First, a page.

• Antibiotic-free nanotherapeutics: Ultra-small, mucus-penetrating solid lipid nanoparticles enhance the pulmonary delivery and anti-virulence efficacy of novel quorum sensing inhibitors.

      Nafee, Noha; Husari, Ayman; Maurer, Christine K; Lu, Cenbin; de Rossi, Chiara; Steinbach, Anke; Hartmann, Rolf W; Lehr, Claus-Michael; Schneider, Marc (2014-10-28)
      Cystic fibrosis (CF) is a genetic disease mainly manifested in the respiratory tract. Pseudomonas aeruginosa (P. aeruginosa) is the most common pathogen identified in cultures of the CF airways, however, its eradication with antibiotics remains challenging as it grows in biofilms that counterwork human immune response and dramatically decrease susceptibility to antibiotics. P. aeruginosa regulates pathogenicity via a cell-to-cell communication system known as quorum sensing (QS) involving the virulence factor (pyocyanin), thus representing an attractive target for coping with bacterial pathogenicity. The first in vivo potent QS inhibitor (QSI) was recently developed. Nevertheless, its lipophilic nature might hamper its penetration of non-cellular barriers such as mucus and bacterial biofilms, which limits its biomedical application. Successful anti-infective inhalation therapy necessitates proper design of a biodegradable nanocarrier allowing: 1) high loading and prolonged release, 2) mucus penetration, 3) effective pulmonary delivery, and 4) maintenance of the anti-virulence activity of the QSI. In this context, various pharmaceutical lipids were used to prepare ultra-small solid lipid nanoparticles (us-SLNs) by hot melt homogenization. Plain and QSI-loaded SLNs were characterized in terms of colloidal properties, drug loading, in vitro release and acute toxicity on Calu-3 cells. Mucus penetration was studied using a newly-developed confocal microscopy technique based on 3D-time-lapse imaging. For pulmonary application, nebulization efficiency of SLNs and lung deposition using next generation impactor (NGI) were performed. The anti-virulence efficacy was investigated by pyocyanin formation in P. aeruginosa cultures. Ultra-small SLNs (<100nm diameter) provided high encapsulation efficiency (68-95%) according to SLN composition, high burst in phosphate buffer saline compared to prolonged release of the payload over >8h in simulated lung fluid with minor burst. All types and concentrations of plain and QSI-loaded SLNs maintained the viability of Calu-3 cells. 3D time-lapse confocal imaging proved the ability of SLNs to penetrate into artificial sputum model. SLNs were efficiently nebulized; NGI experiments revealed their deposition in the bronchial region. Overall, nanoencapsulated QSI showed up to sevenfold superior anti-virulence activity to the free compound. Most interestingly, the plain SLNs exhibited anti-virulence properties themselves, which was shown to be related to anti-virulence effects of the emulsifiers used. These startling findings represent a new perspective of ultimate significance in the area of nano-based delivery of novel anti-infectives.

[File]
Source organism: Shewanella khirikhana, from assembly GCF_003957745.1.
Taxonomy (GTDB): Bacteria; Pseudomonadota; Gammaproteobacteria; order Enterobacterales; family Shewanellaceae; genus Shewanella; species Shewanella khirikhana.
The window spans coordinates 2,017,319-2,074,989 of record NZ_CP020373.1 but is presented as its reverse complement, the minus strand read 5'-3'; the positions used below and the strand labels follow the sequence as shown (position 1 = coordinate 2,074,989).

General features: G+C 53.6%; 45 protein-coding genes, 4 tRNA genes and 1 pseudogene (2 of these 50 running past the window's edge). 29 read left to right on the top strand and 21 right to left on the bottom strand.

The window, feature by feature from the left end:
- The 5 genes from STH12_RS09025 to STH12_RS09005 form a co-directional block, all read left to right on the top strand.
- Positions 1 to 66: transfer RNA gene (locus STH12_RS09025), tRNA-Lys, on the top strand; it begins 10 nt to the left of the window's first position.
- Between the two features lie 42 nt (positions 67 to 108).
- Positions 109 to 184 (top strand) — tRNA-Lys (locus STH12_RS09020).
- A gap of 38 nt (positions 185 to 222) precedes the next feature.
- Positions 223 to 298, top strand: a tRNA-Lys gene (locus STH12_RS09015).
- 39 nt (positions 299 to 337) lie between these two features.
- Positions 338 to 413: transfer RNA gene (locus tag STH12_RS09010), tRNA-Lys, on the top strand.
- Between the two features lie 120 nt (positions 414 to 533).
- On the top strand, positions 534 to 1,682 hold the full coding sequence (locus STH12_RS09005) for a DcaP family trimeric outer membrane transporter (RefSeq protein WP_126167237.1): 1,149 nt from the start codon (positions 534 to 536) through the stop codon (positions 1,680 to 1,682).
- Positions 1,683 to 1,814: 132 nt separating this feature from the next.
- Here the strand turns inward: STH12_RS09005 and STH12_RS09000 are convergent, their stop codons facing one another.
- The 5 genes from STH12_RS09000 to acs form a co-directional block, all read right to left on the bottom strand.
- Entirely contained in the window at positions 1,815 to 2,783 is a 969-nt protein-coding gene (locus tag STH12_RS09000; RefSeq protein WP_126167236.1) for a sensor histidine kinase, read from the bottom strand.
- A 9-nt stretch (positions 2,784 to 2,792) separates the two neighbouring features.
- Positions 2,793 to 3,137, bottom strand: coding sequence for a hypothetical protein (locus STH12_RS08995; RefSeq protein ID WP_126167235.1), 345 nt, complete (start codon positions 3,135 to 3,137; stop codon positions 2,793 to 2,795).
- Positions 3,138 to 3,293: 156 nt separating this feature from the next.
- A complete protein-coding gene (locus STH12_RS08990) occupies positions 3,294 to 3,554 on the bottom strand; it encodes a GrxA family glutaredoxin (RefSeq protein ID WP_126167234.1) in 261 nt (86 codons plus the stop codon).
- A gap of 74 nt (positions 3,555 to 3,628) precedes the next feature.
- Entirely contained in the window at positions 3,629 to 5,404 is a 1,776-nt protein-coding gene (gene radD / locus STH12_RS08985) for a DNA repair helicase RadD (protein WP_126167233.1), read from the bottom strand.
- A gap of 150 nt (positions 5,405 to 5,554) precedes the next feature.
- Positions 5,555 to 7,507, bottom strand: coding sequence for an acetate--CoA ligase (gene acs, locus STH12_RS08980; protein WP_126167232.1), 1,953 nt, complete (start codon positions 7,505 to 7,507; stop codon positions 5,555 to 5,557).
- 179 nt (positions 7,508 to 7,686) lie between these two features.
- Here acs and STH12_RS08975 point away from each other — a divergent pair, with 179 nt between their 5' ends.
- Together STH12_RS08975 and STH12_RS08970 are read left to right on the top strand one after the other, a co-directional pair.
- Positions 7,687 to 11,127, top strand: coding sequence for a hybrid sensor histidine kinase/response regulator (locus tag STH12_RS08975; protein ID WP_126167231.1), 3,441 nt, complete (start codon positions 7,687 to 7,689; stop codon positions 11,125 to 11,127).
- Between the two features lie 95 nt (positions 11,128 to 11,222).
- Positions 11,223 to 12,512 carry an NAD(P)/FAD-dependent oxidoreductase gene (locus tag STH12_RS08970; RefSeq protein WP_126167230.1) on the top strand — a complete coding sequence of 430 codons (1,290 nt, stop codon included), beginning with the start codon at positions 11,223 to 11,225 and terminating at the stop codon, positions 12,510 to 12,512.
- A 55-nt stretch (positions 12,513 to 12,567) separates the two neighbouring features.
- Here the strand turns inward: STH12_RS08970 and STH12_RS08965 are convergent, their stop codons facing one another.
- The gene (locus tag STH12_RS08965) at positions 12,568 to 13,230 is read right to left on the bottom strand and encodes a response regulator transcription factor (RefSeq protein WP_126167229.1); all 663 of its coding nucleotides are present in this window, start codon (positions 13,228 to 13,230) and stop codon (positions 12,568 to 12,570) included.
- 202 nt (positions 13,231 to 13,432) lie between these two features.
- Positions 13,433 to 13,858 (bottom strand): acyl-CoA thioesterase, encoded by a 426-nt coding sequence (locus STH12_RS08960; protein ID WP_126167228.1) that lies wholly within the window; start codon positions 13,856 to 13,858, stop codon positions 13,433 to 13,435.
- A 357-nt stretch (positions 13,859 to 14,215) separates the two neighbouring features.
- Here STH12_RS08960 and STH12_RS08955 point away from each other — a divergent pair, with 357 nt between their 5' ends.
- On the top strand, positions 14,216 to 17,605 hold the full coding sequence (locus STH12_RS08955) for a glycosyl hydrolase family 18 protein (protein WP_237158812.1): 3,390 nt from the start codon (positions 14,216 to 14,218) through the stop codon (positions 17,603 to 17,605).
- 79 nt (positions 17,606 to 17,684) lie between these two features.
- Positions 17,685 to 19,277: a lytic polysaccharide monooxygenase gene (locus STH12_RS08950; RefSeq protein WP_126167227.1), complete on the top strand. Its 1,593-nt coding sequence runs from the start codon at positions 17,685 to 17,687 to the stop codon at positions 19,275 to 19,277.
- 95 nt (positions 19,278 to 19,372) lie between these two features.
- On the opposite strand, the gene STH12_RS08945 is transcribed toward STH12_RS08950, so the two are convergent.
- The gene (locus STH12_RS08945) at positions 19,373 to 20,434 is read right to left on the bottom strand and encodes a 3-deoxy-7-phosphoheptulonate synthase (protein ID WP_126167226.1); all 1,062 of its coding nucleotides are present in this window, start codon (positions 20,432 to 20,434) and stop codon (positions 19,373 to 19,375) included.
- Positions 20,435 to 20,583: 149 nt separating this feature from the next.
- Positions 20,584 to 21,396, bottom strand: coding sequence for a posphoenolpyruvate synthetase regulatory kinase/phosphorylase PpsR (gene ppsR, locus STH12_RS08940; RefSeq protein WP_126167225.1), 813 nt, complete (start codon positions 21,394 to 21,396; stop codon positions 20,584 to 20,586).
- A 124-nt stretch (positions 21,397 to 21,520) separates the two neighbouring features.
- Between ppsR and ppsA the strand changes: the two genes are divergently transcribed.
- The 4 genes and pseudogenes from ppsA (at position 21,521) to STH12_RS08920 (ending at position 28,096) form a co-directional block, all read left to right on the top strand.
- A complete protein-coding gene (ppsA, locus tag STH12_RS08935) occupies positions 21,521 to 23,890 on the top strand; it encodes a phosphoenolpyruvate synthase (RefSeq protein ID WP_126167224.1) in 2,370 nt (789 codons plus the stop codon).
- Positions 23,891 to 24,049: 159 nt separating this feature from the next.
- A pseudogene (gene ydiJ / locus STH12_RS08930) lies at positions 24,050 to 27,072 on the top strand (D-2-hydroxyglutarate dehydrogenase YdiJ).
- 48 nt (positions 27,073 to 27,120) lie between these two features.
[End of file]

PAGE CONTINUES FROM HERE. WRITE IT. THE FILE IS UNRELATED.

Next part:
• The bacterial cell envelope as delimiter of anti-infective bioavailability - An in vitro permeation model of the Gram-negative bacterial inner membrane.

      Graef, Florian; Vukosavljevic, Branko; Michel, Jean-Philippe; Wirth, Marius; Ries, Oliver; De Rossi, Chiara; Windbergs, Maike; Rosilio, Véronique; Ducho, Christian; Gordon, Sarah; et al. (2016)
      Gram-negative bacteria possess a unique and complex cell envelope, composed of an inner and outer membrane separated by an intermediate cell wall-containing periplasm. This tripartite structure acts intrinsically as a significant biological barrier, often limiting the permeation of anti-infectives, and so preventing such drugs from reaching their target. Furthermore, identification of the specific permeation-limiting envelope component proves difficult in the case of many anti-infectives, due to the challenges associated with isolation of individual cell envelope structures in bacterial culture. The development of an in vitro permeation model of the Gram-negative inner membrane, prepared by repeated coating of physiologically-relevant phospholipids on Transwell®filter inserts, is therefore reported, as a first step in the development of an overall cell envelope model. Characterization and permeability investigations of model compounds as well as anti-infectives confirmed the suitability of the model for quantitative and kinetically-resolved permeability assessment, and additionally confirmed the importance of employing bacteria-specific base materials for more accurate mimicking of the inner membrane lipid composition - both advantages compared to the majority of existing in vitro approaches. Additional incorporation of further elements of the Gram-negative bacterial cell envelope could ultimately facilitate model application as a screening tool in anti-infective drug discovery or formulation development.